When writing an ambulance report, be:
 Professional. Maintain consistency in report writing. Make sure that your report writing is legible, spelling is correct, and sentences make sense. Use medical terminology that you are familiar with.  Contemporaneous. After you have completed your report it is acceptable to add an addendum to your report but this must be done on a different addendum form or incident form. Never change a run report that has been completed where a copy has been left at the hospital or in somebody else's hands. This takes credibility away from your run report. Additionally, for issues that are not medically related, such as response problems, mechanical problems, etc. use an incident report. Make sure to check with your provider for additional policy information.  Accurate. Ensure that your times are accurate and that you simply tell the truth. Do not expand on areas that do not need to be expanded upon. And make sure you are presenting facts in your run report.  Consistent. First of all, if you have an item that is in a box that has already been checked, it does not need to be duplicated in the narrative. If you do choose to duplicate an item or expand on an issue, make sure that the information provided in the box matches that in the narrative. Vital signs should match if they are duplicated or are copied from a scratch sheet if that is kept with the final run document.  Thorough. If the patient is experiencing a sign or symptom that would normally require a specific treatment and you do not provide that treatment, be sure to document the rationale for not providing the treatment (e.g., "Nitroglycerine was not given for relief of the patient's chest pain because the patient had taken Viagra within the last 24 hours.")  Clear. The most important thing to remember regarding your ambulance report is, could a third person with equal training be able to read the run report and reconstruct the run. If you can answer, "yes" to this question, you have presented a clear and concise report.  Brief. Include relevant and significant information only. If there is a pertinent negative to report, then report it. Use caution, though, in reporting non-pertinent negatives (e.g., if the patient is having chest pain, is it important to document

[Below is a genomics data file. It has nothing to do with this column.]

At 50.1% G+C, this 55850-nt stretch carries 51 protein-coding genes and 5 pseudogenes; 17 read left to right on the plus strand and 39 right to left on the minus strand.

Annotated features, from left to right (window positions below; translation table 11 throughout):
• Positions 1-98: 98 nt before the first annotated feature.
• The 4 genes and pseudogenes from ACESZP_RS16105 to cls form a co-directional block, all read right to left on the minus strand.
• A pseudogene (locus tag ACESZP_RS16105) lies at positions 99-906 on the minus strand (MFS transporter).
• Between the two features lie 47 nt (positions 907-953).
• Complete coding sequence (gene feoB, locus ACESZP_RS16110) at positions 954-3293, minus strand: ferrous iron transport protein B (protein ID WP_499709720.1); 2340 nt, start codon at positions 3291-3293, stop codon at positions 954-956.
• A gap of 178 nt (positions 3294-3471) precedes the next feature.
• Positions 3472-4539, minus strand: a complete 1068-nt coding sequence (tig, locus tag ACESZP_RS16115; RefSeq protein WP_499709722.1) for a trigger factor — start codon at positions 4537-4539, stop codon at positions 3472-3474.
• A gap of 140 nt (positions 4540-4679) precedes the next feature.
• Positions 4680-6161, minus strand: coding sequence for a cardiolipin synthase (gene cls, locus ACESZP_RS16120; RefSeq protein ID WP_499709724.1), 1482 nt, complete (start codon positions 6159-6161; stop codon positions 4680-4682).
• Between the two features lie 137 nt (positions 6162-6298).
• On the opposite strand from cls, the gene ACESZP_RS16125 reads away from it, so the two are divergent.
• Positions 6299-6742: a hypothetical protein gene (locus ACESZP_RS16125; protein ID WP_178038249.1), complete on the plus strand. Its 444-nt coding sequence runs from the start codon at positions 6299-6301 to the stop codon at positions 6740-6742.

that the patient also has arthritis in the knee?). Avoid social comments.  Illustrative. Paint a picture of what is going on with the patient. Remember, others must read your report and be able to understand what picture you are trying to paint.  Collaborative. Remember, you and your partner are both responsible for what is written in your report. It is your service's choice whether your partner must actually sign your report; however, your partner should always review your report for its content. If your partner disagrees with what is written in the run report, an addendum can be attached to the run report.  Objective. Your run report is not the place to voice opinions on the values or judgments of the patient you are treating or transporting. Use politically correct terminology.

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